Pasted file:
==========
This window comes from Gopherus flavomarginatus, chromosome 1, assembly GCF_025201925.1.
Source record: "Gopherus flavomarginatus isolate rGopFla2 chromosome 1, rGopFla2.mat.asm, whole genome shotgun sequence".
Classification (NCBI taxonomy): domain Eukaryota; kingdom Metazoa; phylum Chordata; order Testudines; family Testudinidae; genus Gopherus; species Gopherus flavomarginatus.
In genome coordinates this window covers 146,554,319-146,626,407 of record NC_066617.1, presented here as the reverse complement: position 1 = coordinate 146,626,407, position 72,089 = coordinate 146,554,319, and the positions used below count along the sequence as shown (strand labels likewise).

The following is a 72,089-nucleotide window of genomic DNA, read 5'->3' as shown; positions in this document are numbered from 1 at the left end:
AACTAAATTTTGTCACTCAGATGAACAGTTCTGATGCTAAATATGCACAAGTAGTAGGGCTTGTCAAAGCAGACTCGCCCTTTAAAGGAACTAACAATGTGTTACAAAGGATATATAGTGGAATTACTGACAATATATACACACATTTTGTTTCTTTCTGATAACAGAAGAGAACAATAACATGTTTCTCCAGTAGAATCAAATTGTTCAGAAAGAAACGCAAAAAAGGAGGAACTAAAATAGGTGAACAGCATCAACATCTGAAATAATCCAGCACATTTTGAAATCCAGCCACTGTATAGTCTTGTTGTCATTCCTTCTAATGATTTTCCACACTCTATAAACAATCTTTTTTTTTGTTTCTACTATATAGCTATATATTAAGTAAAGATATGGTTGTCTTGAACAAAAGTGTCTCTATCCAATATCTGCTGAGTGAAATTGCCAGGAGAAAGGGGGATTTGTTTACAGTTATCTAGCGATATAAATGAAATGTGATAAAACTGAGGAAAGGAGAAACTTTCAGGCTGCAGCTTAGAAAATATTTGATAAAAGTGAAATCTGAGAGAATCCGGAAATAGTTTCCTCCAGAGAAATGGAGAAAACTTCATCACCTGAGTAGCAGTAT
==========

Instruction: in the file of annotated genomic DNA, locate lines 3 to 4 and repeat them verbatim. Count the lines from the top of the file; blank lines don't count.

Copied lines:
Classification (NCBI taxonomy): domain Eukaryota; kingdom Metazoa; phylum Chordata; order Testudines; family Testudinidae; genus Gopherus; species Gopherus flavomarginatus.
In genome coordinates this window covers 146,554,319-146,626,407 of record NC_066617.1, presented here as the reverse complement: position 1 = coordinate 146,626,407, position 72,089 = coordinate 146,554,319, and the positions used below count along the sequence as shown (strand labels likewise).